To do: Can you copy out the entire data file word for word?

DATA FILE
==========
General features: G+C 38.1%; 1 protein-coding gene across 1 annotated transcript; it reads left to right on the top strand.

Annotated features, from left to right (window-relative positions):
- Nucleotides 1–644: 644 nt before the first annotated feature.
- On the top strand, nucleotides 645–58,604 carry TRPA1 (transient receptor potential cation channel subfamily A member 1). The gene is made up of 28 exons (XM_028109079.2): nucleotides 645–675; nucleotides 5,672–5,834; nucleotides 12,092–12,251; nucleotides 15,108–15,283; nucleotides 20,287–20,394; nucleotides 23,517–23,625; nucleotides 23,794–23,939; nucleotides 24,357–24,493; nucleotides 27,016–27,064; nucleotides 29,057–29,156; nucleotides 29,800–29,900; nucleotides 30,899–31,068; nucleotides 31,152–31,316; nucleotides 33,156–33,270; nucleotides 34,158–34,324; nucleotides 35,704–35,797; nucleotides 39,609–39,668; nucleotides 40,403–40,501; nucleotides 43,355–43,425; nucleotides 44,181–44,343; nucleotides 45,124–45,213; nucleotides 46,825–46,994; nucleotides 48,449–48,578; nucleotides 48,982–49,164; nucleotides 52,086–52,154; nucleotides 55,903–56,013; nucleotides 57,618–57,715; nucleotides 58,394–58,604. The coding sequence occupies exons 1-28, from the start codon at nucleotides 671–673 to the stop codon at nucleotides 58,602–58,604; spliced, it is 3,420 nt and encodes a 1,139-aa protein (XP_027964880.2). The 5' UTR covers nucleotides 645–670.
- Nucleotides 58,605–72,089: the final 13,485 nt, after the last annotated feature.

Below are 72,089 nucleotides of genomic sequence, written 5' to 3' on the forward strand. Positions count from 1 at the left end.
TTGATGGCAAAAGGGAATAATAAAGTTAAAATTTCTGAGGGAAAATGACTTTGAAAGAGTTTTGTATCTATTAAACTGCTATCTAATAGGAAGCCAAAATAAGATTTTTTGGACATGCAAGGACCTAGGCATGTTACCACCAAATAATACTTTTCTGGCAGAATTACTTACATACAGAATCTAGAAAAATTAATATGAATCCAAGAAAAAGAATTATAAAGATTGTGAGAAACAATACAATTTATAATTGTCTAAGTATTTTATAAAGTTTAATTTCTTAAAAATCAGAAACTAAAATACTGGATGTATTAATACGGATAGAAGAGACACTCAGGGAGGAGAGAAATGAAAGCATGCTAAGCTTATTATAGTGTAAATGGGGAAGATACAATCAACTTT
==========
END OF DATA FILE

General features: G+C 38.1%; 1 protein-coding gene across 1 annotated transcript; it reads left to right on the top strand.

Annotated features, from left to right (window-relative positions):
- Nucleotides 1–644: 644 nt before the first annotated feature.
- On the top strand, nucleotides 645–58,604 carry TRPA1 (transient receptor potential cation channel subfamily A member 1). The gene is made up of 28 exons (XM_028109079.2): nucleotides 645–675; nucleotides 5,672–5,834; nucleotides 12,092–12,251; nucleotides 15,108–15,283; nucleotides 20,287–20,394; nucleotides 23,517–23,625; nucleotides 23,794–23,939; nucleotides 24,357–24,493; nucleotides 27,016–27,064; nucleotides 29,057–29,156; nucleotides 29,800–29,900; nucleotides 30,899–31,068; nucleotides 31,152–31,316; nucleotides 33,156–33,270; nucleotides 34,158–34,324; nucleotides 35,704–35,797; nucleotides 39,609–39,668; nucleotides 40,403–40,501; nucleotides 43,355–43,425; nucleotides 44,181–44,343; nucleotides 45,124–45,213; nucleotides 46,825–46,994; nucleotides 48,449–48,578; nucleotides 48,982–49,164; nucleotides 52,086–52,154; nucleotides 55,903–56,013; nucleotides 57,618–57,715; nucleotides 58,394–58,604. The coding sequence occupies exons 1-28, from the start codon at nucleotides 671–673 to the stop codon at nucleotides 58,602–58,604; spliced, it is 3,420 nt and encodes a 1,139-aa protein (XP_027964880.2). The 5' UTR covers nucleotides 645–670.
- Nucleotides 58,605–72,089: the final 13,485 nt, after the last annotated feature.

Below are 72,089 nucleotides of genomic sequence, written 5' to 3' on the forward strand. Positions count from 1 at the left end.
TTGATGGCAAAAGGGAATAATAAAGTTAAAATTTCTGAGGGAAAATGACTTTGAAAGAGTTTTGTATCTATTAAACTGCTATCTAATAGGAAGCCAAAATAAGATTTTTTGGACATGCAAGGACCTAGGCATGTTACCACCAAATAATACTTTTCTGGCAGAATTACTTACATACAGAATCTAGAAAAATTAATATGAATCCAAGAAAAAGAATTATAAAGATTGTGAGAAACAATACAATTTATAATTGTCTAAGTATTTTATAAAGTTTAATTTCTTAAAAATCAGAAACTAAAATACTGGATGTATTAATACGGATAGAAGAGACACTCAGGGAGGAGAGAAATGAAAGCATGCTAAGCTTATTATAGTGTAAATGGGGAAGATACAATCAACTTT